Some time back I kicked the tires of Electron. I really fancy the idea that you can use web technologies on your desktop.

With this mindset I decided to try out Electron. In this first post in a series of Electron posts, I’ll create a small and simple desktop app using Electron.

In this first post I’ll be showing how quickly you can get up and running with Electron.

Once again, npm is your friend. We create a folder in which we would like to hold our Electron desktop application:

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Then inside this folder we run npm init. You then have to answer some questions about application. This will create the packages.json file which contains some metadata about your application. This packages.json is mandatory in any Electron application.

Now we need to install the electron-prebuilt package:

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This will install the electron-prebuilt package and store this dependecy as a development dependency in the packages.json, we created above.

Now go on and create a folder that will hold the application specific files:

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I’ve called the folder app. In this folder we once again run the npm init command, and answer the questions. Now we need to edit the packages.json file created. When you open the file in your favorite text editor it should look like this:

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For my own convenience I change the main to main.js, so my packages.json will look like this:

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Now create the main.js in the app folder. In this very trivial sample application the main.js will look like this:

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In the first line we require the app, which is our application. Next we require a browser-window. This is the actual Electron shell, which will host our application. The mainWindow variable will hold a reference to an instance of the BrowserWindow.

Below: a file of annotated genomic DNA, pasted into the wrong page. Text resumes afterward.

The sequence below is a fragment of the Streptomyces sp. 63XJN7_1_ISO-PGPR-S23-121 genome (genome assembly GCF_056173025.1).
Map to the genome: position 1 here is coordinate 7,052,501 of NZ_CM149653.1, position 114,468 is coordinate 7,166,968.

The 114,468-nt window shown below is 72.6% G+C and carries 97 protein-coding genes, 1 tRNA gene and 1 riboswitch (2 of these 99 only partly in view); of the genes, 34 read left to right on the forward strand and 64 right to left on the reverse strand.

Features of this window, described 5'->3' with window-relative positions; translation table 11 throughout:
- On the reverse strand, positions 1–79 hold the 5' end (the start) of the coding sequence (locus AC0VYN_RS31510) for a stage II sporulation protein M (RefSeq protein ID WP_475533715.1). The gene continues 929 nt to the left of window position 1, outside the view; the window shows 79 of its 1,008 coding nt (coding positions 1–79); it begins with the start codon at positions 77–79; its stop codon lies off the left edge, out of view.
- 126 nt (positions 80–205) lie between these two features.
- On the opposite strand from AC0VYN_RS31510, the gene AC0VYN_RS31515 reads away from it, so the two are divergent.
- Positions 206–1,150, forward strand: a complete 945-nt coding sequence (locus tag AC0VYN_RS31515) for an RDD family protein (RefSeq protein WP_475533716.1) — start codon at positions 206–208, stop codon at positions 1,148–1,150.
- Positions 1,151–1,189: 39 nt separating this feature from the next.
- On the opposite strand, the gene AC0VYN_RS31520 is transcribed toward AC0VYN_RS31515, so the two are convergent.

Then we hook up our application by listening to the ready event. So, when the application is ready we create the BrowserWindow instance and sets its dimensions. Then we load some content into the mainWindow by using the loadUrl method.

The loadUrl method can take anything basically. In this case we want to show a local index.html, but there is nothing that can stop you from host a website inside your Electron application. I could host and distribute this blog as a desktop application like this:

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The last line in my main.js is an event handler, which will release the reference to the mainWindow object upon the application is closed.

We’re almost ready to take this little beast for a spin. We need to create index.html:

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This is very simple.

Now, to launch this application we move to the outer folder (the folder containing the app folder). Here we can run the following command:

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Now your first Electron application is airborne. That’s was easy, right? In the following posts we’ll extend this simple application with more advanced features. On the top of my mind, the next post will focus on setting up gulp for building, running, packaging, and distributing the application. Other topics will be setting up AngularJS, crash reporting, distribution, automatic updating, debugging, etc.

Throw me a comment for suggestions.

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